Last night I made a pot of tea for my guests. To boil the water, I burned a handful of twigs and small sticks I gathered from under the trees at the back of my small urban backyard. It took less than ten minutes to bring the water to a rolling boil.
Something might strike you as odd in the preceding paragraph (I mean, besides the fact that I would be using a fire to boil water for guests - like most people, I do have a kettle at my house). The odd thing is how little fuel and how little time I needed to boil enough water for four cups of tea. If you've ever tried to boil a pot of water over a campfire, you'll know you can't do it with kindling alone, and certainly not so quickly. I was able to do so using my new toy, a rocket stove.
The rocket stove uses a simple design principle to channel large amounts of heat from small amounts of fuel. You take a vertical, metal cylinder (like a piece of stove pipe or an empty paint can with the lid off) and insulate it (e.g. by surrounding it with bricks, or a clay-straw mix, or even another, larger diameter steel tube with the gap between them sealed to make an air chamber). The vertical tube is the fire chamber. You then make a vertical hole into the side of the fire chamber and insert another metal tube (like a soup can with the end cut off). You need to divide this horizontal tube into an upper and lower half, such as by making slits in the side and inserting a sardine tin lid. The top half is the fuel chute, the lower half the air intake.
Voila, you've got a rocket stove. Light a piece of paper, drop it down the top of the fire chamber, and stick some dried grass or twigs into the fuel chute. You'll quickly see flames come shooting out the top of the fire chamber. Set a pot on top of the cans and off you go (first put a metal fork or something across the top so that the pot doesn't smother the fire). Insert more stick and grass as needed. Rocket stoves come in various shapes and sizes; click here to see more. All of them produce the same effect: the fuel burns hot and efficiently, and the heat is channeled directly to the base of the pot or pan. Compare this with campfire cooking, where you need to burn several pieces of firewood and get a good bed of coals before you're ready to cook.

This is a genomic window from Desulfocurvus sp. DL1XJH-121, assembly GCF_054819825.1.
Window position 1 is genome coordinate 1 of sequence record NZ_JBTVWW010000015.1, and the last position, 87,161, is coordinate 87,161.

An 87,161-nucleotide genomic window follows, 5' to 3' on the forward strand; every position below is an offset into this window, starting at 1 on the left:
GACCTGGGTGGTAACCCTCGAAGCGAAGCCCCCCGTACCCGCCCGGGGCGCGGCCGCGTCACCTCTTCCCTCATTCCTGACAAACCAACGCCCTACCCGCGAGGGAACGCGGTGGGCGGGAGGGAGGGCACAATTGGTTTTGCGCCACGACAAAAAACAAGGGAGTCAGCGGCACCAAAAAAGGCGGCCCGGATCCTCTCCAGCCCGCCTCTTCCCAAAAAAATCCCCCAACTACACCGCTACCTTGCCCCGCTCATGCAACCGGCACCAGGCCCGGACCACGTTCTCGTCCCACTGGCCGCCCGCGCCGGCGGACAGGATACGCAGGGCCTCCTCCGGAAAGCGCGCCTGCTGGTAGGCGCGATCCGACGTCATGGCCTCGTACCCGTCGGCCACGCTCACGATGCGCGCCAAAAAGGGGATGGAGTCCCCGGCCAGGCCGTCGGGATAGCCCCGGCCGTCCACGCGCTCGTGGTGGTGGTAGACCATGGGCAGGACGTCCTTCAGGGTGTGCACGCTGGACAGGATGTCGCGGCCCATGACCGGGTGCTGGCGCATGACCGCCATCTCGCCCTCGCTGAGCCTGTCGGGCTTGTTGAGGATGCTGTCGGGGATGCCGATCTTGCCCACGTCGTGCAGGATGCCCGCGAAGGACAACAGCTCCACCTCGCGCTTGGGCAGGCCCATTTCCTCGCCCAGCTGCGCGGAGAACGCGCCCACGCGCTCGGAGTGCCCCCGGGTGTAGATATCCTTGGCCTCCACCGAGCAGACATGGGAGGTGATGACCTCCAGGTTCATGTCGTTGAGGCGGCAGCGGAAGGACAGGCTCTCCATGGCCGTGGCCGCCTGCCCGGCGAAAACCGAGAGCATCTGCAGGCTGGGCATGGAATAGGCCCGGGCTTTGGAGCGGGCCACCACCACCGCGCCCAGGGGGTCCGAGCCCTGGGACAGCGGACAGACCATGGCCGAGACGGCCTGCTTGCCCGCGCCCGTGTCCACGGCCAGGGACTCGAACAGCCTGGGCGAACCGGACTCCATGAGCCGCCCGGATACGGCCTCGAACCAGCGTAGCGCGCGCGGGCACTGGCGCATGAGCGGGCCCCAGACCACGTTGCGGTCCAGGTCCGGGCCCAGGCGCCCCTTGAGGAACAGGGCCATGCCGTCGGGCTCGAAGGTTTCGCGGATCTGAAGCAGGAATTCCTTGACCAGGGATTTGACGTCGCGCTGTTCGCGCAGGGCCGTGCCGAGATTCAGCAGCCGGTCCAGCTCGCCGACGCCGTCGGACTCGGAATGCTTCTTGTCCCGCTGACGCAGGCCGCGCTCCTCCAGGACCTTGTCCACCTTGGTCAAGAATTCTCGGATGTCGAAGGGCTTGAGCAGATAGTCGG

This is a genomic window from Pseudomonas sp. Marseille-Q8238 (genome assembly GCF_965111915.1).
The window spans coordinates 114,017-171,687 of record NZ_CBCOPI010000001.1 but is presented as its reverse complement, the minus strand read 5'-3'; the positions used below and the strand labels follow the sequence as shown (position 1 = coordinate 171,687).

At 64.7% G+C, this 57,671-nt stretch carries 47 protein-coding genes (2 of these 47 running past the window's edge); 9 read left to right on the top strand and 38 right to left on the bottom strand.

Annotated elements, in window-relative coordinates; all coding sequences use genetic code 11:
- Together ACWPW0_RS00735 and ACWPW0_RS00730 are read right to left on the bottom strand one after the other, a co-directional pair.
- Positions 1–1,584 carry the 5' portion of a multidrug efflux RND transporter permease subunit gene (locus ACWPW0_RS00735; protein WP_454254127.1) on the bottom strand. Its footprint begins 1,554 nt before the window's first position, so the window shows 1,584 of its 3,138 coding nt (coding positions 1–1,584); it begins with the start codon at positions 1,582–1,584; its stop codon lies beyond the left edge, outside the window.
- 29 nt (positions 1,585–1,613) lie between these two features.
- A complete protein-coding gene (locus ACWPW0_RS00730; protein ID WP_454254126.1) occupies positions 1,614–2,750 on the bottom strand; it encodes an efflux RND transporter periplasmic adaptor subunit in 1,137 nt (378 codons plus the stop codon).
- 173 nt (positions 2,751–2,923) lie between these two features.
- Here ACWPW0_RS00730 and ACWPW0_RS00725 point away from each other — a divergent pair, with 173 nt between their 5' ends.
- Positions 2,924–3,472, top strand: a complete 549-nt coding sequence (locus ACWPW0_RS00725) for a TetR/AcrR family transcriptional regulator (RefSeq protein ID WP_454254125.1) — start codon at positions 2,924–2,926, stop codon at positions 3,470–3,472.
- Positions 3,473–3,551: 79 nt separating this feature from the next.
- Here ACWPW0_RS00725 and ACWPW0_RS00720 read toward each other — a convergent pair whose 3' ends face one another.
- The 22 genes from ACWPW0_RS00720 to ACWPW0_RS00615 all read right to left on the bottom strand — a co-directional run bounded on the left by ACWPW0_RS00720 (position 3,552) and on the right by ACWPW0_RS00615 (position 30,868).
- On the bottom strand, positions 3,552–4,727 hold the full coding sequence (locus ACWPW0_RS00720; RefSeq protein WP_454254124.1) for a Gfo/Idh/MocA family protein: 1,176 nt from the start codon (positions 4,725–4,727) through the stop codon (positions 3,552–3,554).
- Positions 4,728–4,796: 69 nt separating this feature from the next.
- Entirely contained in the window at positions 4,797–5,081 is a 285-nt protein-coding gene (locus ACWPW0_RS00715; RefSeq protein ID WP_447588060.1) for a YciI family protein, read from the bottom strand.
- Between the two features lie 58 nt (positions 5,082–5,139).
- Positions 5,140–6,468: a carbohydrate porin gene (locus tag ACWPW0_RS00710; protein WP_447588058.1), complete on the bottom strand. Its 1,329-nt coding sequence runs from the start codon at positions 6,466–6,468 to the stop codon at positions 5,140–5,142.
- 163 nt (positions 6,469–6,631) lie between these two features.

Rocket stoves are spreading across developing countries, especially in dryland regions where wood fuel is scarce. The reality is that the world's poorest typically can not afford electricity or fossil fuels, and so they must rely on biomass-based fuels (i.e. wood, charcoal, dried animal dung) for cooking and heating. This places tremendous pressure on forests in many countries. It also places tremendous pressure on families to gather fuel, especially women, to whom this task most often falls. As easily accessible biomass fuel sources become scarcer around settlements, women must travel ever farther and be away from home for longer, which consumes time that could be better spent doing other tasks. In some situations, such as for women living in refugee camps, traveling to gather fuel puts their personal security at risk. By adopting a simple and easily made cooking implement like the rocket stove that uses so little fuel, the lives of the poorest of the poor are made a little less difficult.